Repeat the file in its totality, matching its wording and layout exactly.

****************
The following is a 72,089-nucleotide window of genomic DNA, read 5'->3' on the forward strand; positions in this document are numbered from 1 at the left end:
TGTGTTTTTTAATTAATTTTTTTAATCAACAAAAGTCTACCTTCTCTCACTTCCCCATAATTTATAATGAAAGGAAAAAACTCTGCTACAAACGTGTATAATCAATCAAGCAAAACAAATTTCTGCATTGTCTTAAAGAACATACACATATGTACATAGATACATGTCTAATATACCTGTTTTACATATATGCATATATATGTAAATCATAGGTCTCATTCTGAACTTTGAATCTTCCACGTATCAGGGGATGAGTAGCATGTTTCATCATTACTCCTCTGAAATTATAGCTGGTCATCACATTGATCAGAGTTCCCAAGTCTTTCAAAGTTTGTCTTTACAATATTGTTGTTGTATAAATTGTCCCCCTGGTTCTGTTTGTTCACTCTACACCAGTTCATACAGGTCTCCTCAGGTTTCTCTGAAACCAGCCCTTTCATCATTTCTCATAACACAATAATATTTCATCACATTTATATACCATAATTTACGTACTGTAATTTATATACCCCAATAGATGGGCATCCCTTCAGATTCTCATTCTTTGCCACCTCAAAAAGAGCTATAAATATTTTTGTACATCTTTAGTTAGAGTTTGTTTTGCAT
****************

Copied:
The following is a 72,089-nucleotide window of genomic DNA, read 5'->3' on the forward strand; positions in this document are numbered from 1 at the left end:
TGTGTTTTTTAATTAATTTTTTTAATCAACAAAAGTCTACCTTCTCTCACTTCCCCATAATTTATAATGAAAGGAAAAAACTCTGCTACAAACGTGTATAATCAATCAAGCAAAACAAATTTCTGCATTGTCTTAAAGAACATACACATATGTACATAGATACATGTCTAATATACCTGTTTTACATATATGCATATATATGTAAATCATAGGTCTCATTCTGAACTTTGAATCTTCCACGTATCAGGGGATGAGTAGCATGTTTCATCATTACTCCTCTGAAATTATAGCTGGTCATCACATTGATCAGAGTTCCCAAGTCTTTCAAAGTTTGTCTTTACAATATTGTTGTTGTATAAATTGTCCCCCTGGTTCTGTTTGTTCACTCTACACCAGTTCATACAGGTCTCCTCAGGTTTCTCTGAAACCAGCCCTTTCATCATTTCTCATAACACAATAATATTTCATCACATTTATATACCATAATTTACGTACTGTAATTTATATACCCCAATAGATGGGCATCCCTTCAGATTCTCATTCTTTGCCACCTCAAAAAGAGCTATAAATATTTTTGTACATCTTTAGTTAGAGTTTGTTTTGCAT